He met Edie Sedgwick in 1965, and held one-man exhibitions in Paris, notably at The Sonnabend Gallery that same year. As fruitful as the exhibitions were, meeting Sedgwick is arguably ‘the’ pivotal moment of Warhol’s career as she became the avatar of his desires. At times his silver wig was the only similarity to her metallic outfits, yet there were occasions when the both of them presented themselves in the style of the latter stages of Beatnik subculture. Wearing their signature Breton-striped T-shirts, it was a calculated move from Warhol to implement some of the sartorial inclinations of the Beat movement into The Factory. And with his tailored jacket and jeans look; it fitted right in with the notion of going from uptown dinner party to a downtown loft debauch. Whilst the aesthetical appearances of the duo played its part in supporting Warhol’s prophecy, Sedgwick was also the perfect buttress for “I have nothing to say – read my books”, Warhol’s standard riposte to most would-be interviewers. For a time on chat shows when Warhol was asked a question, he would only whisper the answer in Sedgwick’s ear to deliver to the host. Despite Warhol and Sedgwick falling out, the latter tragically dying of an overdose aged 28, those years not only helped cement Warhol’s ability to popularize the use of art as a reflection of society (in America’s case consumerism and superficiality), but in fashion terms it left an extraordinary legacy, that high fashion houses consistently try to play on. At the turn of the ‘70s only really the jeans and Chelsea boots remained from his signature look. “I want to die with my jeans on”, said Warhol. Perhaps this sentiment was the result of him being nearly fatally shot by radical feminist Valerie Solanas in the Factory in 1968. With the decade of nightclubbing in its height, notably Studio 54 from April 1977 to February 1980, it was jeans, either a white or wide-striped shirt, dark blazer, and tie or bow-tie that defined his look. Co-founder of Studio 54 Ian Schrager once said about his club: "If Mick Jagger came to your club, that was all you needed. Or Andy Warhol. When Andy Warhol went to a club, it was like the Good Housekeeping Seal of Approval.” Unlike Capote, who Warhol still took to Studio 54, the latter had been able to maintain those golden friendships with the glitterati of the time: Bianca Jagger, Halston, Jack Nicholson, Liza Minnelli to name a few – and it suited Warhol as it was the place for him to round up rich patrons for portrait commissions.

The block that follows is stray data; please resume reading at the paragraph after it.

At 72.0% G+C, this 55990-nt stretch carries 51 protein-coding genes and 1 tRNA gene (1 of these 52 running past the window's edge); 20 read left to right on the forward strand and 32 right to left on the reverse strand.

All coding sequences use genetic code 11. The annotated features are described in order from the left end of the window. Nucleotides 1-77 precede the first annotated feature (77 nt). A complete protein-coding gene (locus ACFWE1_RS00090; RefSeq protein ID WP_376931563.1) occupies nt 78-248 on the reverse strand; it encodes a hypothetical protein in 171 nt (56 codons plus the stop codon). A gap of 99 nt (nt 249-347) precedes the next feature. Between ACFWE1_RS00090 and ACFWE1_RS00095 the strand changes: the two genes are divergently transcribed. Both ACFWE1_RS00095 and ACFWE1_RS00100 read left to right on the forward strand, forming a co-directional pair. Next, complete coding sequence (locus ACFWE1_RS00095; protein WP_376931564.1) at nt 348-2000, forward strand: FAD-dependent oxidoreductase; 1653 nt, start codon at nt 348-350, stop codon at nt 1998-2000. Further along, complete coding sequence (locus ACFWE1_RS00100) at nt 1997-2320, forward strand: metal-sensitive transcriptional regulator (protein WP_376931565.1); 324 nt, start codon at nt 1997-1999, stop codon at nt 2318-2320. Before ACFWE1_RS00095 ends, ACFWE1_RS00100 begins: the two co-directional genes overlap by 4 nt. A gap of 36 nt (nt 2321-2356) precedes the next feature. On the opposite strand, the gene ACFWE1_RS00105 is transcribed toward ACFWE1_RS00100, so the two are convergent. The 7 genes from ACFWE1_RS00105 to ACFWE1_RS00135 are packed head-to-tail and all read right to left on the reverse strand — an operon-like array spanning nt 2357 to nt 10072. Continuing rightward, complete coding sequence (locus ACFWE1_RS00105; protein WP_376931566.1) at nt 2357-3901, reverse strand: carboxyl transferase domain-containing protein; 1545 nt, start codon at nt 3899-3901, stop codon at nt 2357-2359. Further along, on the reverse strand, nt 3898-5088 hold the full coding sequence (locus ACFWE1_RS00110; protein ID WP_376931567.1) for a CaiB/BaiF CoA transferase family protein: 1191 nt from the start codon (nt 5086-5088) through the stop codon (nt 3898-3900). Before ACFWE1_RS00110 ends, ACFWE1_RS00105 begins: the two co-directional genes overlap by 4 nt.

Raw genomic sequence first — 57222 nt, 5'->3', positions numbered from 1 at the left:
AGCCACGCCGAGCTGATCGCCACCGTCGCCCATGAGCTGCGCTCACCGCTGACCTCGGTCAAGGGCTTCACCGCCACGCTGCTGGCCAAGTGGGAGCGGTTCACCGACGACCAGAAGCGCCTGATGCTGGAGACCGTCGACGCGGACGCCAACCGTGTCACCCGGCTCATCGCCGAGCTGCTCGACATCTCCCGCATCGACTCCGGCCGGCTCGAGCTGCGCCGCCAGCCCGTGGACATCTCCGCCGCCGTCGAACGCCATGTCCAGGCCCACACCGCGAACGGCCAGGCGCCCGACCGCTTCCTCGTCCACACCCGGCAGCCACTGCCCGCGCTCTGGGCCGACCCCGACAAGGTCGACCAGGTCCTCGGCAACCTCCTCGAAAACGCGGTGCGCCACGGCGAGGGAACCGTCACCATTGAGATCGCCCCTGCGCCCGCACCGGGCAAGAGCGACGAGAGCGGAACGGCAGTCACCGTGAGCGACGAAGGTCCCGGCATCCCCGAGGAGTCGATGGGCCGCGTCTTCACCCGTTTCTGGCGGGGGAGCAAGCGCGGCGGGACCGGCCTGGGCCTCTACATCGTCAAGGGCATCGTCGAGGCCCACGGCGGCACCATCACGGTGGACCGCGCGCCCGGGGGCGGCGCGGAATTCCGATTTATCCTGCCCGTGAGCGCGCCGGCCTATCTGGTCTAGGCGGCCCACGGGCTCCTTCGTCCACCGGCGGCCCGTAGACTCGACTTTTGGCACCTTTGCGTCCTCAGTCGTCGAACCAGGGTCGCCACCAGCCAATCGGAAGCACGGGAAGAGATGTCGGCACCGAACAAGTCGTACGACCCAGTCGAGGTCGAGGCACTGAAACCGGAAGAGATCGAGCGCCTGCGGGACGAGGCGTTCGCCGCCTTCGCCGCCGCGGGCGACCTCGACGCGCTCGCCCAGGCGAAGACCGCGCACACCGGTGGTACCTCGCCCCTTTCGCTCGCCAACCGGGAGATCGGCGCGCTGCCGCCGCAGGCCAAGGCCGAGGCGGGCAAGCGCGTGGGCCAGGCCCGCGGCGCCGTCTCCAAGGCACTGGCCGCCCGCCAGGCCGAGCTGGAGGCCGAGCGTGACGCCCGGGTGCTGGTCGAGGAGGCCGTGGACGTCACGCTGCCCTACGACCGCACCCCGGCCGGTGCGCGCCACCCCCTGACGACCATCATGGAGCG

The 1980s was a sort of re-emergence for Warhol in terms of critical and financial success. His affiliation with prolific younger artists such as Jean-Michel Basquiat increased his credibility. But even during the decade defined by kitsch and maximalist garments, his largely achromatic uniform remained. He spent chunks of his time at Mr Chow restaurant. Warhol held court at a long table, several times a week, “not eating”, said Michael, “just pushing his food around” He lived in trainers or Chelsea boots with a Cuban-heel, and even donned more subdued safari jackets. Yet according to Bob Colacello in his later days, when in the company of rich ladies’ he liked to unbutton his shirt to halfway to reveal his opulent diamond necklaces. His work was hallmarked by a virtuoso of colour, but as part of his plan to create his persona, he maintained the use of darker tones. “A good plain look is my favourite look. If I didn’t want to look so ‘bad,’ I would want to look ‘plain’, said Warhol in The philosophy of Andy Warhol (From A to B and Back Again), 1975. It summed up his stylistic strategy perfectly, yet with it he was able to never leave fashion. Gianni Versace’s 1991 Pop art collection featuring a jewel-encrusted version of Warhol’s Marilyn Monroe prints truly made the artist synonymous with high fashion. And then there’s Diane von Furstenberg’s 2014 ‘Pop Wrap’ anniversary collection, or pretty much anything Jeremy Scott designs for Moschino. In May, Warhol’s silkscreen image known as “Shot Sage Blue Marilyn” is expected to sell for around $200m (£151m), according to auction house Christie's. It will make it the most expensive 20th century work of all-time, which is a measure of Warhol’s all-round creative influence and brilliance.